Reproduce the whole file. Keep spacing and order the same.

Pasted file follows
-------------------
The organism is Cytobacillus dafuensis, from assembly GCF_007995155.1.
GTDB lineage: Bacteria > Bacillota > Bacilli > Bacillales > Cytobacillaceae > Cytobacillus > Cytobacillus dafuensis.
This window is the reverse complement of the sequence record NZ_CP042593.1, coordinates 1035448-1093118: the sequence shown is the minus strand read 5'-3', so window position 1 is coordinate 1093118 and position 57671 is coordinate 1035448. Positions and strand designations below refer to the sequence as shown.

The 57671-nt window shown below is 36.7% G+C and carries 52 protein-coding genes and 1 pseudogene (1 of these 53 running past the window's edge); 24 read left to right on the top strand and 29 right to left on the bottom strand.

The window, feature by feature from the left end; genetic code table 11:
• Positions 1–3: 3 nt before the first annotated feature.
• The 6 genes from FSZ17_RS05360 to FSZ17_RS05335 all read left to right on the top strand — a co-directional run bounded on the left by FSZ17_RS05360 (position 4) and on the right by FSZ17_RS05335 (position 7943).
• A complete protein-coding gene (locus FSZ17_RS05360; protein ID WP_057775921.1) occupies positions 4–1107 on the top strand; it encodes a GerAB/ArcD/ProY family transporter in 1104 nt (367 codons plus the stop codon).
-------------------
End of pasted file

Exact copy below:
The organism is Cytobacillus dafuensis, from assembly GCF_007995155.1.
GTDB lineage: Bacteria > Bacillota > Bacilli > Bacillales > Cytobacillaceae > Cytobacillus > Cytobacillus dafuensis.
This window is the reverse complement of the sequence record NZ_CP042593.1, coordinates 1035448-1093118: the sequence shown is the minus strand read 5'-3', so window position 1 is coordinate 1093118 and position 57671 is coordinate 1035448. Positions and strand designations below refer to the sequence as shown.

The 57671-nt window shown below is 36.7% G+C and carries 52 protein-coding genes and 1 pseudogene (1 of these 53 running past the window's edge); 24 read left to right on the top strand and 29 right to left on the bottom strand.

The window, feature by feature from the left end; genetic code table 11:
• Positions 1–3: 3 nt before the first annotated feature.
• The 6 genes from FSZ17_RS05360 to FSZ17_RS05335 all read left to right on the top strand — a co-directional run bounded on the left by FSZ17_RS05360 (position 4) and on the right by FSZ17_RS05335 (position 7943).
• A complete protein-coding gene (locus FSZ17_RS05360; protein ID WP_057775921.1) occupies positions 4–1107 on the top strand; it encodes a GerAB/ArcD/ProY family transporter in 1104 nt (367 codons plus the stop codon).